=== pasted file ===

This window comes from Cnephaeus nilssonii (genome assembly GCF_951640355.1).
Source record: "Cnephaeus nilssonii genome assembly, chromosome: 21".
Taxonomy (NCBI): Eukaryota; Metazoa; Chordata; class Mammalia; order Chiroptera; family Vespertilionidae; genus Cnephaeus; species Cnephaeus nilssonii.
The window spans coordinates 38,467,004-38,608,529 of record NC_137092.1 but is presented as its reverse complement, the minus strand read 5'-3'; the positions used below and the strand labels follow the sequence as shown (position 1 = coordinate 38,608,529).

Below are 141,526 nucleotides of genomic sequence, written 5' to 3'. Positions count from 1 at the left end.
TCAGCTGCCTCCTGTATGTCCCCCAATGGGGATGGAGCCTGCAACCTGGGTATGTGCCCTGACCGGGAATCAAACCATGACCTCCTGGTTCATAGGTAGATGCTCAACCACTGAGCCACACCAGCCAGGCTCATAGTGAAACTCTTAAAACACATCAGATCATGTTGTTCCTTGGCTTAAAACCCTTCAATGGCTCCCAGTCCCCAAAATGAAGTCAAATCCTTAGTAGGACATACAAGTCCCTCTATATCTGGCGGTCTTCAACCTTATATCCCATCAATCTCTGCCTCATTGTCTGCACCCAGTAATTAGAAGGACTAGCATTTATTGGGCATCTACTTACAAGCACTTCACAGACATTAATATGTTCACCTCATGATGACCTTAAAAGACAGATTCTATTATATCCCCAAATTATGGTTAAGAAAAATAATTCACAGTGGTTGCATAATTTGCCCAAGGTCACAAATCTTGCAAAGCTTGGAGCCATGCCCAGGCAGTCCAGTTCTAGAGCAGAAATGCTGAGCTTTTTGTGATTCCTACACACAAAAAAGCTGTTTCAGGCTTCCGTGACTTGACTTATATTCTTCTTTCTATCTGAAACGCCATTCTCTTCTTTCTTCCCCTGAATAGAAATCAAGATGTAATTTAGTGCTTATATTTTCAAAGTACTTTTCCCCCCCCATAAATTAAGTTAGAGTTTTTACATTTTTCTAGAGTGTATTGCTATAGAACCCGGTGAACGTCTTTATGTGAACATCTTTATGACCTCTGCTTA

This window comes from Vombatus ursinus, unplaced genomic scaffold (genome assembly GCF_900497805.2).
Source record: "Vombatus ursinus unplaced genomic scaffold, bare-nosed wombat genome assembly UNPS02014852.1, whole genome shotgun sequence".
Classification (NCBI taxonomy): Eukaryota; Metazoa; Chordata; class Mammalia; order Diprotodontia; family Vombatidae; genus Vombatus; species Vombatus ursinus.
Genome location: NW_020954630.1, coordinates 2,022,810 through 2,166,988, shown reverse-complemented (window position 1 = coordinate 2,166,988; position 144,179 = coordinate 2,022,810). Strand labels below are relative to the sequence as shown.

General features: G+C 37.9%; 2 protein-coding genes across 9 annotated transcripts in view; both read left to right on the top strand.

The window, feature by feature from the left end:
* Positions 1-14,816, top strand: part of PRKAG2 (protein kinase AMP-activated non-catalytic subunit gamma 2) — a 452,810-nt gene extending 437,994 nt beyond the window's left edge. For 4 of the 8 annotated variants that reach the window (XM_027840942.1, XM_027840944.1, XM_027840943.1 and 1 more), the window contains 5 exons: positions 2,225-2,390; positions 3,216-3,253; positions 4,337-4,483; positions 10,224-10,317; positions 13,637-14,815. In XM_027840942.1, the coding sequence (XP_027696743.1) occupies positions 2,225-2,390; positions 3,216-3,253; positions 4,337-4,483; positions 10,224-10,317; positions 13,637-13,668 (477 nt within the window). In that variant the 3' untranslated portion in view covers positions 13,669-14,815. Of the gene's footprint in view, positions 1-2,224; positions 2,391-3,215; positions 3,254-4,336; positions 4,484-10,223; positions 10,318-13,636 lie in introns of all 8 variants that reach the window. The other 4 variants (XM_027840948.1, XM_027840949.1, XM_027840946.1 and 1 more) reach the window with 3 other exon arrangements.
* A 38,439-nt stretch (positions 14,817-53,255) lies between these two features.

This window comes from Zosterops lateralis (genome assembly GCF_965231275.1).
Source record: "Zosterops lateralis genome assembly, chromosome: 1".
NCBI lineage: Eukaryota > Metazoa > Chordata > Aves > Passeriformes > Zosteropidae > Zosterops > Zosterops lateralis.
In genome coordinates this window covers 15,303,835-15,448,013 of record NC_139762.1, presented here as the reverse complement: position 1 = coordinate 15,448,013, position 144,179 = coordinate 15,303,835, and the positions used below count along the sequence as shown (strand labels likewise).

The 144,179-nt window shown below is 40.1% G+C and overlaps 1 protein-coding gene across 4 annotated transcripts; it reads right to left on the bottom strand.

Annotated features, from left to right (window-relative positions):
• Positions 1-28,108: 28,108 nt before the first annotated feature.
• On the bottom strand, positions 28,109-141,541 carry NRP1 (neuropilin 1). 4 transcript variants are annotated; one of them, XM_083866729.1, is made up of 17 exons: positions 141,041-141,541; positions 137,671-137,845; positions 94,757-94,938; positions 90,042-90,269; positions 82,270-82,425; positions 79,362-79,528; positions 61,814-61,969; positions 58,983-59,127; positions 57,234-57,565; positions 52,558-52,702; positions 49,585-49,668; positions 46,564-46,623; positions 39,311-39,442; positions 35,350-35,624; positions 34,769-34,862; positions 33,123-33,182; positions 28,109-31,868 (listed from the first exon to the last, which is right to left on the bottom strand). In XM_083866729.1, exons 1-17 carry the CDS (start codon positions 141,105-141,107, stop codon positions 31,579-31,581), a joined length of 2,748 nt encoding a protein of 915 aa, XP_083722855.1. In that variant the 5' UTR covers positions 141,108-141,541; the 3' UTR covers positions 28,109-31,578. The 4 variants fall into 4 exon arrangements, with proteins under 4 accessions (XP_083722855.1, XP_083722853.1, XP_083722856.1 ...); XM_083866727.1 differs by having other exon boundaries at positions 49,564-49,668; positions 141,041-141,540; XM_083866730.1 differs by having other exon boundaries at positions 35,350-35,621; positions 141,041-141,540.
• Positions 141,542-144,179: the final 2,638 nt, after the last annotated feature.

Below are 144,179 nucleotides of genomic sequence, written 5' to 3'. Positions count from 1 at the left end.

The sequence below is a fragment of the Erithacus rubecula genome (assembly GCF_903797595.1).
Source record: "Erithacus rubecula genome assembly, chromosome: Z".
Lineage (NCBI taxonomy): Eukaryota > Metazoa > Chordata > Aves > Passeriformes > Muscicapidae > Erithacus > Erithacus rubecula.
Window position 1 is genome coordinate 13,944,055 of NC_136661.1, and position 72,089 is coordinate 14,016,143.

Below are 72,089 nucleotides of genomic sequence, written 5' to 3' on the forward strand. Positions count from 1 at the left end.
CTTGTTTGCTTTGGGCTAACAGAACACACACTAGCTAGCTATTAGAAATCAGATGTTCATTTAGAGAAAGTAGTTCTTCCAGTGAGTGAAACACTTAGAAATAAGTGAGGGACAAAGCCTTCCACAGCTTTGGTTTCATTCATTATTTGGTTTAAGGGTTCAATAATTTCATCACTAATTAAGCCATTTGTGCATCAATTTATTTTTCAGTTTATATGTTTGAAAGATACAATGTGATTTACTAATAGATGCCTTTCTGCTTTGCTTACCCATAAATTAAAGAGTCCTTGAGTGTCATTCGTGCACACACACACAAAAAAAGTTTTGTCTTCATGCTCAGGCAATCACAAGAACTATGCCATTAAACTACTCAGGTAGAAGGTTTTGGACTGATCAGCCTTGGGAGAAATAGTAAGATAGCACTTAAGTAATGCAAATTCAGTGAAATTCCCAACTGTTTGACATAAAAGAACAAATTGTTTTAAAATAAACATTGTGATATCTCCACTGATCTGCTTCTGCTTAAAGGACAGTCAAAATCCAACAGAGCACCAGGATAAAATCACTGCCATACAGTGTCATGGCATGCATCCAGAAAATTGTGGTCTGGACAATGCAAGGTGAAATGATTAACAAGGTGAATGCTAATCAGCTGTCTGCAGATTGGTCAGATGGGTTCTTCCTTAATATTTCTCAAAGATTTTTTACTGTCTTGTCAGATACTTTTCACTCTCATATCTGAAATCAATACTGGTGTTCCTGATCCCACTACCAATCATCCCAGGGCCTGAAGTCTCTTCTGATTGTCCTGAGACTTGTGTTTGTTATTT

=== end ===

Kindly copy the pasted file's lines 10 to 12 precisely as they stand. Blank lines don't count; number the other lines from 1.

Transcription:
Genome location: NW_020954630.1, coordinates 2,022,810 through 2,166,988, shown reverse-complemented (window position 1 = coordinate 2,166,988; position 144,179 = coordinate 2,022,810). Strand labels below are relative to the sequence as shown.

General features: G+C 37.9%; 2 protein-coding genes across 9 annotated transcripts in view; both read left to right on the top strand.

The window, feature by feature from the left end: